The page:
Dutching or ‘Dutch Betting’ is when you’re able to back more than one outcome in the same event to win the same amount whichever of those selections wins. Dutching can also be used as a method of arbing — where backing all outcomes of a sports event guarantees a profit.
Dutch Betting — The Basics Explained
- You can Dutch any number of selections in the same sporting event, producing an equal profit each time.
- Dutching is ideal for events where you you have narrowed the possibilities down to 2-3 likely (value) outcomes.
- Dutching fewer selections carries more risk than Dutching several outcomes. An increased number of outcomes lowers the variance (profit swings)
- Reverse Dutching is the same as regular Dutching — except using Lay bets on the betting exchange. All of the above principles apply. This time your liability is reduced by every new bet you add to your Dutch.
Let’s assess both the advantages of disadvantages of Dutch Betting…
Advantages & Disadvantages Of Dutching
More Winning Bets
I don’t mean more profit. I mean that the variance is reduced by backing more selections. By Dutching you’re covering more outcomes, thereby decreasing your total odds. This means there’s more chance of hitting a winner. The main advantage is that it helps to preserve your betting bank.
Leading on from the last point, Dutching creates opportunities to bet where you may find it hard to separate 2 outcomes. For example, there might be 2 horses in a race that you’ve calculated as equally likely to win, or similar scorelines in football having the approximate same chance (e.g. 2-1 or 2-0). Dutching may enable you to make these situations pay, instead of taking on more risk by backing just one outcome.
Value Can Be Found
Just because you’re backing multiple selections doesn’t mean you aren’t able to secure value.
For example, you might determine that a short priced favourite in a race has no value, whilst several bigger priced outsiders offer positive value. As long the returns from your combined bets pays more than the ‘fair’ value of one of those outcomes winning then you are getting value through Dutching.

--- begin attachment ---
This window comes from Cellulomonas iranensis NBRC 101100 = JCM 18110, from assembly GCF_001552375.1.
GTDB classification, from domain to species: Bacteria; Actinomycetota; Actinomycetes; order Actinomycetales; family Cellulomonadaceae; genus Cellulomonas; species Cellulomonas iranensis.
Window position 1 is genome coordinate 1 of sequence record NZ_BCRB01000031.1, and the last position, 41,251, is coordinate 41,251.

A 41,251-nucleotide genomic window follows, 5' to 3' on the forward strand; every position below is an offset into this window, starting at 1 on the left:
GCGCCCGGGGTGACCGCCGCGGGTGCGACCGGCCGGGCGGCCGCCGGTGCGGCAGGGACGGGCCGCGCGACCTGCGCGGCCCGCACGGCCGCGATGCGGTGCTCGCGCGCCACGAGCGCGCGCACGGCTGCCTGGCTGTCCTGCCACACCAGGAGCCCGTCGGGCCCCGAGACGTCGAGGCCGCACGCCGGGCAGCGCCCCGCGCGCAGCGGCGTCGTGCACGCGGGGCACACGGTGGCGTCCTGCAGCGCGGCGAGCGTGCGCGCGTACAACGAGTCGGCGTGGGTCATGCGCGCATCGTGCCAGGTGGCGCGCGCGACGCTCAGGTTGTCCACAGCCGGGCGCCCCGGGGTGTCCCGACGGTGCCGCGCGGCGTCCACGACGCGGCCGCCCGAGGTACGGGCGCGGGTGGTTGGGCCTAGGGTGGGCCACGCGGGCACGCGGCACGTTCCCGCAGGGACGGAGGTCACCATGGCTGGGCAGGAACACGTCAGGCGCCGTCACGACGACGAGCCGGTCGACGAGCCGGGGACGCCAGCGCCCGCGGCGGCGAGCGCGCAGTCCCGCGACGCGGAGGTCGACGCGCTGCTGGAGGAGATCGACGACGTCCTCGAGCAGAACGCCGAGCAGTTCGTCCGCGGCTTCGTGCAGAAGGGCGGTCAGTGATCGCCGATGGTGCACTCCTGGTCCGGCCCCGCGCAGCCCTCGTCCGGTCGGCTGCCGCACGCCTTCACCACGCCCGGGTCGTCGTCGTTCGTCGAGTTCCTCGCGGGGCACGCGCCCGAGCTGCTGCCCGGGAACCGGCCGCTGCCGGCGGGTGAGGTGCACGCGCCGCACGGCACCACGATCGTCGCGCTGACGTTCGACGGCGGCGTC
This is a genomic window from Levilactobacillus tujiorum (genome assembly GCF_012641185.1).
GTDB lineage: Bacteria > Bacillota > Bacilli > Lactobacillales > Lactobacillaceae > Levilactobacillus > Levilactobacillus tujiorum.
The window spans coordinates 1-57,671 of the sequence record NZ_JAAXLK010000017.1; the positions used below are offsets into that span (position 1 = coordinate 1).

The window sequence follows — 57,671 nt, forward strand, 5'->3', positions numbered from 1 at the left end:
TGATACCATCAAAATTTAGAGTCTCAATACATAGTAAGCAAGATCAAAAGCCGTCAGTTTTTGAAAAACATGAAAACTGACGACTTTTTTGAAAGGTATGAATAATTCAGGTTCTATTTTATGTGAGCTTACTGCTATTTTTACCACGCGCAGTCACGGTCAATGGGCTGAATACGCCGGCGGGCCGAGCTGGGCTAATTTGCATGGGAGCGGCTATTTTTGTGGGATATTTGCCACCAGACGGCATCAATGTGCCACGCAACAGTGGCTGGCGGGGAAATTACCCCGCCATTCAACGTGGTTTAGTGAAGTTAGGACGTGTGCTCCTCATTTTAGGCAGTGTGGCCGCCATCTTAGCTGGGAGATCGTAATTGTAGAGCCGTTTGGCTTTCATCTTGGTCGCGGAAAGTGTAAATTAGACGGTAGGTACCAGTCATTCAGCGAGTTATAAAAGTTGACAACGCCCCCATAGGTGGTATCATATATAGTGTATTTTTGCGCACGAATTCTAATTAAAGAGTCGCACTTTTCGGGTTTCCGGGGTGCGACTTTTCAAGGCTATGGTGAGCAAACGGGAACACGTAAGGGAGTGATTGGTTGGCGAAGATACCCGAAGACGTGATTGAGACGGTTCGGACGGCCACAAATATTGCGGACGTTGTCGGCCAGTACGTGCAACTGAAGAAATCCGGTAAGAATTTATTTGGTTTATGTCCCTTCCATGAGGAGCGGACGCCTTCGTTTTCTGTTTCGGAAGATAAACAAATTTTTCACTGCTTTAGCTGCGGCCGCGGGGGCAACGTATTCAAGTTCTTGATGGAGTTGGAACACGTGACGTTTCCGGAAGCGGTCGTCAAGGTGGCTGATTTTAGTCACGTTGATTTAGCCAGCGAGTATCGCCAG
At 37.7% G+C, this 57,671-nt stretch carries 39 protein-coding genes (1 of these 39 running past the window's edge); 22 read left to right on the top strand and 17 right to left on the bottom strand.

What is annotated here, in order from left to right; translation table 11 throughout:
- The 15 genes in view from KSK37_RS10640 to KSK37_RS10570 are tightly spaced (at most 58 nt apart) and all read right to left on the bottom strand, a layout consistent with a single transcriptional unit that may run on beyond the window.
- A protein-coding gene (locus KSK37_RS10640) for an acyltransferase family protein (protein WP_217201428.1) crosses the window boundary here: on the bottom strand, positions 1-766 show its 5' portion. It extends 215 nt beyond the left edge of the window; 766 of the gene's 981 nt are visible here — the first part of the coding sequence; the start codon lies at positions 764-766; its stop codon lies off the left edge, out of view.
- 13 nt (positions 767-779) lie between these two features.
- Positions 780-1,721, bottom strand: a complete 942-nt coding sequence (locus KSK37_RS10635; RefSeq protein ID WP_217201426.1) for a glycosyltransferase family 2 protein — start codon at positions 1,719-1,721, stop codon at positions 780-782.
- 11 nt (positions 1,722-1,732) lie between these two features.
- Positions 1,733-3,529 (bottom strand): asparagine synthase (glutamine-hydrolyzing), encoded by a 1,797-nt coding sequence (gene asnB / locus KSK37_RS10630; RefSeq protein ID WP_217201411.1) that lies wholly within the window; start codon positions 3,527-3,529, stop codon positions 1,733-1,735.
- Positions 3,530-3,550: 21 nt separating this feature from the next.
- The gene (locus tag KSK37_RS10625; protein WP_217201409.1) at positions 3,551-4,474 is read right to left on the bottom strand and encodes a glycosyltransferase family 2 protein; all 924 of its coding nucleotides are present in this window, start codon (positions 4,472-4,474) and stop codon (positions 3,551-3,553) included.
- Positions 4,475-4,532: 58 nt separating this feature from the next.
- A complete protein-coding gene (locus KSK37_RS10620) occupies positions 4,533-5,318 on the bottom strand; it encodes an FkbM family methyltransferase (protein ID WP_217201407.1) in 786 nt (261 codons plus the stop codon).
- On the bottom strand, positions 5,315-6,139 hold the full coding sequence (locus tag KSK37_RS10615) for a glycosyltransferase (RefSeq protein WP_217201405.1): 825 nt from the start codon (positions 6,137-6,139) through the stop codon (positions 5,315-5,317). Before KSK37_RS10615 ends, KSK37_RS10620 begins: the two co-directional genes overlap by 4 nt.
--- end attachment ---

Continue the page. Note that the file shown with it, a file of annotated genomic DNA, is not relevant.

Note that you should always aim to find value in each individual selection — otherwise you’ll ‘dilute’ the ‘good’ (value) bets in your Dutch.
To start finding Dutch value bets, I can recommend the Betting Mastermind package. This includes tutorials and tools to help subscribers to capitalise on:
- “extra place” promotions at bookies, in order to lock in a profit by backing every horse in the race.
- cases when bookies pay more for a horse to place than the win-odds imply they should.
Check out my full Betting Mastermind Review to learn more.
Dilution Of Profit
I’ve touched on this a little. Basically, the more selections you cover when Dutching, the more you decrease your total odds. Therefore you need to decide whether this actually offers you more ROI %. The last thing you want is to undo your positive value bets by including fair or negative value bets from your other selections.
So long as every bet you place is positive EV, then you’ll be fine.
Calculating The Stakes For Dutch Bets
The point of Dutching is that you’re able to win the same amount on any outcome. With different odds involved it can be tricky to work out the correct stake sizes. Here’s 2 examples.
Let’s suppose you are backing 2 selections at 6.0 and 9.0 and you want to return the same amount whatever the outcome.
You can decide what amount you want to return per outcome. I’ve chosen £100.
£100 / 6.0 = 16.66% = £16.66 £100 / 9.0 = 11.11% = £11.11 Total stake = £27.77
- In the above calculations, 16.66% and 11.11% represents the implied probability of the outcomes
- You stand to lose £27.77 if both bets lose
- Either of the bets striking returns an equal profit of: £100 Winnings – Stake – Losing Bet = £72.23.
If this still seems confusing, then check out the fully worked below example under the heading ‘Dutching arbitrage’.
Now assume the same odds as ‘Example 1’, but you specifically want to risk a total of £50. Let’s call ‘A’ the smaller stake on the 9.0 outcome.